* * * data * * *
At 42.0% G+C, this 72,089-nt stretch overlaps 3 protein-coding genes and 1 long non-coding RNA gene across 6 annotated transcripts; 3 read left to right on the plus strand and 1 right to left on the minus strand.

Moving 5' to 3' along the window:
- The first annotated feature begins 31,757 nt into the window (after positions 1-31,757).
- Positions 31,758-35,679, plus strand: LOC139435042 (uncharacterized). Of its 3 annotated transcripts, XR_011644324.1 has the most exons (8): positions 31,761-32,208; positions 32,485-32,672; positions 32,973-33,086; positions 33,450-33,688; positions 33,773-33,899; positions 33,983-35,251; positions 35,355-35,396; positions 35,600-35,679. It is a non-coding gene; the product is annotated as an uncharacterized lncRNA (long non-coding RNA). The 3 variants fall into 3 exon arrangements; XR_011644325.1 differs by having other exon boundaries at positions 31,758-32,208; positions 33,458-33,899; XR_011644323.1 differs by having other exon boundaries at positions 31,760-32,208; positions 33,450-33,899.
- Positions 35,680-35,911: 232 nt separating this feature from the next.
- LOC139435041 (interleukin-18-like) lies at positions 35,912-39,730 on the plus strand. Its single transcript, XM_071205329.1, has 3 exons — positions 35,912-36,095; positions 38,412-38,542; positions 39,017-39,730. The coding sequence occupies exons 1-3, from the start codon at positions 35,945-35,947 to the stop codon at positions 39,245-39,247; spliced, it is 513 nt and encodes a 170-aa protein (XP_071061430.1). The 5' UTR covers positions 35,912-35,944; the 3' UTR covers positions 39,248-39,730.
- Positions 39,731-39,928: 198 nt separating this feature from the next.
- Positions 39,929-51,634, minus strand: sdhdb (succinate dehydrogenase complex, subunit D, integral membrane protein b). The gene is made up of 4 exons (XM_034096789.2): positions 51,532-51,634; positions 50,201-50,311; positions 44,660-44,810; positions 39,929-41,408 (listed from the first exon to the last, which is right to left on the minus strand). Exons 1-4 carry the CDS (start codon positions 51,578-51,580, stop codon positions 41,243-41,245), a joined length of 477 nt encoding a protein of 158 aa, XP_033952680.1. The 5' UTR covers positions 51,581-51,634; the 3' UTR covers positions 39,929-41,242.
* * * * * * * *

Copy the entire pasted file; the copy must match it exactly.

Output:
At 42.0% G+C, this 72,089-nt stretch overlaps 3 protein-coding genes and 1 long non-coding RNA gene across 6 annotated transcripts; 3 read left to right on the plus strand and 1 right to left on the minus strand.

Moving 5' to 3' along the window:
- The first annotated feature begins 31,757 nt into the window (after positions 1-31,757).
- Positions 31,758-35,679, plus strand: LOC139435042 (uncharacterized). Of its 3 annotated transcripts, XR_011644324.1 has the most exons (8): positions 31,761-32,208; positions 32,485-32,672; positions 32,973-33,086; positions 33,450-33,688; positions 33,773-33,899; positions 33,983-35,251; positions 35,355-35,396; positions 35,600-35,679. It is a non-coding gene; the product is annotated as an uncharacterized lncRNA (long non-coding RNA). The 3 variants fall into 3 exon arrangements; XR_011644325.1 differs by having other exon boundaries at positions 31,758-32,208; positions 33,458-33,899; XR_011644323.1 differs by having other exon boundaries at positions 31,760-32,208; positions 33,450-33,899.
- Positions 35,680-35,911: 232 nt separating this feature from the next.
- LOC139435041 (interleukin-18-like) lies at positions 35,912-39,730 on the plus strand. Its single transcript, XM_071205329.1, has 3 exons — positions 35,912-36,095; positions 38,412-38,542; positions 39,017-39,730. The coding sequence occupies exons 1-3, from the start codon at positions 35,945-35,947 to the stop codon at positions 39,245-39,247; spliced, it is 513 nt and encodes a 170-aa protein (XP_071061430.1). The 5' UTR covers positions 35,912-35,944; the 3' UTR covers positions 39,248-39,730.
- Positions 39,731-39,928: 198 nt separating this feature from the next.
- Positions 39,929-51,634, minus strand: sdhdb (succinate dehydrogenase complex, subunit D, integral membrane protein b). The gene is made up of 4 exons (XM_034096789.2): positions 51,532-51,634; positions 50,201-50,311; positions 44,660-44,810; positions 39,929-41,408 (listed from the first exon to the last, which is right to left on the minus strand). Exons 1-4 carry the CDS (start codon positions 51,578-51,580, stop codon positions 41,243-41,245), a joined length of 477 nt encoding a protein of 158 aa, XP_033952680.1. The 5' UTR covers positions 51,581-51,634; the 3' UTR covers positions 39,929-41,242.